What mentally-ill adults gain from participating in outdoor community outreach programs delivered by Out Doors Inc.

Dokumentart: Diplomarbeit, Magisterarbeit, Master Thesis
Institut: Department Gesundheitswissenschaften
Sprache: Englisch
Erstellungsjahr: 2014
SWD-Schlagwörter: Psychisch Kranker
DDC-Sachgruppe: Medizin, Gesundheit

Kurzfassung auf Englisch:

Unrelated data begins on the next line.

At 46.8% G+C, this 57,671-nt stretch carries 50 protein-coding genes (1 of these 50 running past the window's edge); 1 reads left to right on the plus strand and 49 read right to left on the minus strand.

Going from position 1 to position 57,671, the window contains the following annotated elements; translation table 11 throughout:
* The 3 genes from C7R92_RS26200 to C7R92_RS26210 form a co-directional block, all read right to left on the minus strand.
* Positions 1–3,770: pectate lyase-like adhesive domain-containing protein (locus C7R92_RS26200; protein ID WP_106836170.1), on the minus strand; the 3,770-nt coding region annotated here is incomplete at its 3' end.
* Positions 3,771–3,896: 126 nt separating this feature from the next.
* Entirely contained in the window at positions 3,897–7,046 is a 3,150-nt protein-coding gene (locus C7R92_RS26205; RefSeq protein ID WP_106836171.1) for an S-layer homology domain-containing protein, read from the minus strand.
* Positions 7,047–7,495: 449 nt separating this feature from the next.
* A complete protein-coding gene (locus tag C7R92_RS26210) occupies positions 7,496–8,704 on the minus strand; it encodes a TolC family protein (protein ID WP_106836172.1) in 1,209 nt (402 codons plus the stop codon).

Purpose This thesis explores how spending time in nature is beneficial to human health, especially for individuals who have a mental illness. Ultimately, the catalyst for writing was to assist an Australian non-profit, Outdoors Inc. (ODI) in analyzing their data set of participant surveys. The results of this thesis will guide ODI in improving their outdoor programs in the future. Background The momentum of research recognizing links between the natural environment and human health has been increasing since the 1980s with the development of Wilson’s biophilia hypothesis in 1984. Methods ODI’s data set of anonymously filled participant surveys, collected from 2009 to 2012, was made available to the writer. Since ODI data included over 2,000 accumulated surveys, programs were analyzed for similarity; coding and transcription was done with Microsoft Excel. A literature review was subsequently conducted to review current therapeutic practices in the outdoors; a focus was given to adventure therapy (AT), as well as horticultural therapy (HT). The results of the literature review were then used as a basis for comparison with the ODI data set, enabling the selection of a sample of ODI’s current programs for detailed analysis Results Overall it was concluded that individuals who participant in ODI’s programs do benefit, as was demonstrated in both quantitative and qualitative data. The quantitative data indicated that participants were consistently satisfied overall with the program throughout the years. At the same time, evidence in the qualitative data presented examples of how participants felt they benefited from participating in ODI’s programs, whether it was simply getting away from Melbourne or acquiring a new perspective on their health. Conclusion Participating in nature-based activities does benefit individuals, particularly those who have a mental illness. ODI provides a crucial service at a time when governments are practicing austerity measures and cutting back investments in health promotion initiatives. The relationship individuals cultivate with nature can be therapeutic, and this dynamic should continue to be studied as methods are developed to empirically analyze an individual’s subjective experience.

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